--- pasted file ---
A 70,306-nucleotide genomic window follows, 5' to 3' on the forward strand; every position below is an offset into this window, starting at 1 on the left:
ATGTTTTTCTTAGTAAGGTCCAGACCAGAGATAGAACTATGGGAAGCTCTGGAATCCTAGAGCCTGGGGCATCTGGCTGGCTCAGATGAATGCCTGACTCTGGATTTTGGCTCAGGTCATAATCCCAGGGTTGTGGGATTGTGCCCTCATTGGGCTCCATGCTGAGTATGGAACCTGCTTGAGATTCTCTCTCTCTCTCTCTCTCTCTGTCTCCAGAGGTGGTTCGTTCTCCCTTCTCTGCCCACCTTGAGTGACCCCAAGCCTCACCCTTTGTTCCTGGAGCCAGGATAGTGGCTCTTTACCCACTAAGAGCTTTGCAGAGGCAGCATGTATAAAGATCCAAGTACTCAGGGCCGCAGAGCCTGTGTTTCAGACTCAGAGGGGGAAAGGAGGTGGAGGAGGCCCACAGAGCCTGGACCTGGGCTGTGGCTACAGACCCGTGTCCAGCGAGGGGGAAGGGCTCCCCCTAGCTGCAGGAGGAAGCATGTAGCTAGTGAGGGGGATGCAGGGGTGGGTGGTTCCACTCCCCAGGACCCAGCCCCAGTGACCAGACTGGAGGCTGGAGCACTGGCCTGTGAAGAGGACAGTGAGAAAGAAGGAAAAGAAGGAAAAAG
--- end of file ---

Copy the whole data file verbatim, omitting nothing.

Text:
A 70,306-nucleotide genomic window follows, 5' to 3' on the forward strand; every position below is an offset into this window, starting at 1 on the left:
ATGTTTTTCTTAGTAAGGTCCAGACCAGAGATAGAACTATGGGAAGCTCTGGAATCCTAGAGCCTGGGGCATCTGGCTGGCTCAGATGAATGCCTGACTCTGGATTTTGGCTCAGGTCATAATCCCAGGGTTGTGGGATTGTGCCCTCATTGGGCTCCATGCTGAGTATGGAACCTGCTTGAGATTCTCTCTCTCTCTCTCTCTCTCTGTCTCCAGAGGTGGTTCGTTCTCCCTTCTCTGCCCACCTTGAGTGACCCCAAGCCTCACCCTTTGTTCCTGGAGCCAGGATAGTGGCTCTTTACCCACTAAGAGCTTTGCAGAGGCAGCATGTATAAAGATCCAAGTACTCAGGGCCGCAGAGCCTGTGTTTCAGACTCAGAGGGGGAAAGGAGGTGGAGGAGGCCCACAGAGCCTGGACCTGGGCTGTGGCTACAGACCCGTGTCCAGCGAGGGGGAAGGGCTCCCCCTAGCTGCAGGAGGAAGCATGTAGCTAGTGAGGGGGATGCAGGGGTGGGTGGTTCCACTCCCCAGGACCCAGCCCCAGTGACCAGACTGGAGGCTGGAGCACTGGCCTGTGAAGAGGACAGTGAGAAAGAAGGAAAAGAAGGAAAAAG